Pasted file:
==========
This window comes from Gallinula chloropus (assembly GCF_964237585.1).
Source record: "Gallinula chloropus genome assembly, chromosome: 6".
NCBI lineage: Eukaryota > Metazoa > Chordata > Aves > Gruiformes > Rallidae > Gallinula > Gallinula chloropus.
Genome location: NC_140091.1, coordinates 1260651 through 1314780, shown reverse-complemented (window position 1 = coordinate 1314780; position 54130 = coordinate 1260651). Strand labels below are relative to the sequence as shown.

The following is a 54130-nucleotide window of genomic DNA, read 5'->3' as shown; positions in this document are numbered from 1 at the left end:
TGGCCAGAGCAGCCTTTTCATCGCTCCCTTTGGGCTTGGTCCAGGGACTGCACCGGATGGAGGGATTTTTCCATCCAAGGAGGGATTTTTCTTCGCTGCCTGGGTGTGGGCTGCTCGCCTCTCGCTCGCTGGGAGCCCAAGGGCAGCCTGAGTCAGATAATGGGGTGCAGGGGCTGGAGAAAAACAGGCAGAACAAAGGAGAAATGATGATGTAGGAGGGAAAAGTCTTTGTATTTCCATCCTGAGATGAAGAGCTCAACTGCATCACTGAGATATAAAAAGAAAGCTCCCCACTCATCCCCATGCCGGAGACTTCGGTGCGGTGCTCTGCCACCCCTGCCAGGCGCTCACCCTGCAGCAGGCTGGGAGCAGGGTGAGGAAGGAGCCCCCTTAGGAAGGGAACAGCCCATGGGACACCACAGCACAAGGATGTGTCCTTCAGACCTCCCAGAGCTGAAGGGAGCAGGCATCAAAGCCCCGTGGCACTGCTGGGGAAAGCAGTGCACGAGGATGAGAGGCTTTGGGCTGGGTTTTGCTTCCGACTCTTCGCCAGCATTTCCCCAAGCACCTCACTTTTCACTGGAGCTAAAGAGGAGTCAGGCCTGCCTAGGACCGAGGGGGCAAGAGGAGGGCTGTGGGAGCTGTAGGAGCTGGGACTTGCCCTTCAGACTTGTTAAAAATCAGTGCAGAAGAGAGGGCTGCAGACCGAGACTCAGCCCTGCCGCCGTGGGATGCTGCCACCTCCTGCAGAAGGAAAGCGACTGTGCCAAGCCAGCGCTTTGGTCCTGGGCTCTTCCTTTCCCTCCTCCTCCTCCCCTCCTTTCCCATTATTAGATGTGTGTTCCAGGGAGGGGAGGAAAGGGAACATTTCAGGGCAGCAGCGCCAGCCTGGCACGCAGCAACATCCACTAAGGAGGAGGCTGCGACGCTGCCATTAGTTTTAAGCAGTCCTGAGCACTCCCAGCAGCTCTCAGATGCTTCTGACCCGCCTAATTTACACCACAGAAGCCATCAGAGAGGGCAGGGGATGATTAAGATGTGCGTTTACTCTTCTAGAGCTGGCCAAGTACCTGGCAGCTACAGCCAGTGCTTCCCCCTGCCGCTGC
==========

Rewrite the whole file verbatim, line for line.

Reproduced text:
This window comes from Gallinula chloropus (assembly GCF_964237585.1).
Source record: "Gallinula chloropus genome assembly, chromosome: 6".
NCBI lineage: Eukaryota > Metazoa > Chordata > Aves > Gruiformes > Rallidae > Gallinula > Gallinula chloropus.
Genome location: NC_140091.1, coordinates 1260651 through 1314780, shown reverse-complemented (window position 1 = coordinate 1314780; position 54130 = coordinate 1260651). Strand labels below are relative to the sequence as shown.

The following is a 54130-nucleotide window of genomic DNA, read 5'->3' as shown; positions in this document are numbered from 1 at the left end:
TGGCCAGAGCAGCCTTTTCATCGCTCCCTTTGGGCTTGGTCCAGGGACTGCACCGGATGGAGGGATTTTTCCATCCAAGGAGGGATTTTTCTTCGCTGCCTGGGTGTGGGCTGCTCGCCTCTCGCTCGCTGGGAGCCCAAGGGCAGCCTGAGTCAGATAATGGGGTGCAGGGGCTGGAGAAAAACAGGCAGAACAAAGGAGAAATGATGATGTAGGAGGGAAAAGTCTTTGTATTTCCATCCTGAGATGAAGAGCTCAACTGCATCACTGAGATATAAAAAGAAAGCTCCCCACTCATCCCCATGCCGGAGACTTCGGTGCGGTGCTCTGCCACCCCTGCCAGGCGCTCACCCTGCAGCAGGCTGGGAGCAGGGTGAGGAAGGAGCCCCCTTAGGAAGGGAACAGCCCATGGGACACCACAGCACAAGGATGTGTCCTTCAGACCTCCCAGAGCTGAAGGGAGCAGGCATCAAAGCCCCGTGGCACTGCTGGGGAAAGCAGTGCACGAGGATGAGAGGCTTTGGGCTGGGTTTTGCTTCCGACTCTTCGCCAGCATTTCCCCAAGCACCTCACTTTTCACTGGAGCTAAAGAGGAGTCAGGCCTGCCTAGGACCGAGGGGGCAAGAGGAGGGCTGTGGGAGCTGTAGGAGCTGGGACTTGCCCTTCAGACTTGTTAAAAATCAGTGCAGAAGAGAGGGCTGCAGACCGAGACTCAGCCCTGCCGCCGTGGGATGCTGCCACCTCCTGCAGAAGGAAAGCGACTGTGCCAAGCCAGCGCTTTGGTCCTGGGCTCTTCCTTTCCCTCCTCCTCCTCCCCTCCTTTCCCATTATTAGATGTGTGTTCCAGGGAGGGGAGGAAAGGGAACATTTCAGGGCAGCAGCGCCAGCCTGGCACGCAGCAACATCCACTAAGGAGGAGGCTGCGACGCTGCCATTAGTTTTAAGCAGTCCTGAGCACTCCCAGCAGCTCTCAGATGCTTCTGACCCGCCTAATTTACACCACAGAAGCCATCAGAGAGGGCAGGGGATGATTAAGATGTGCGTTTACTCTTCTAGAGCTGGCCAAGTACCTGGCAGCTACAGCCAGTGCTTCCCCCTGCCGCTGC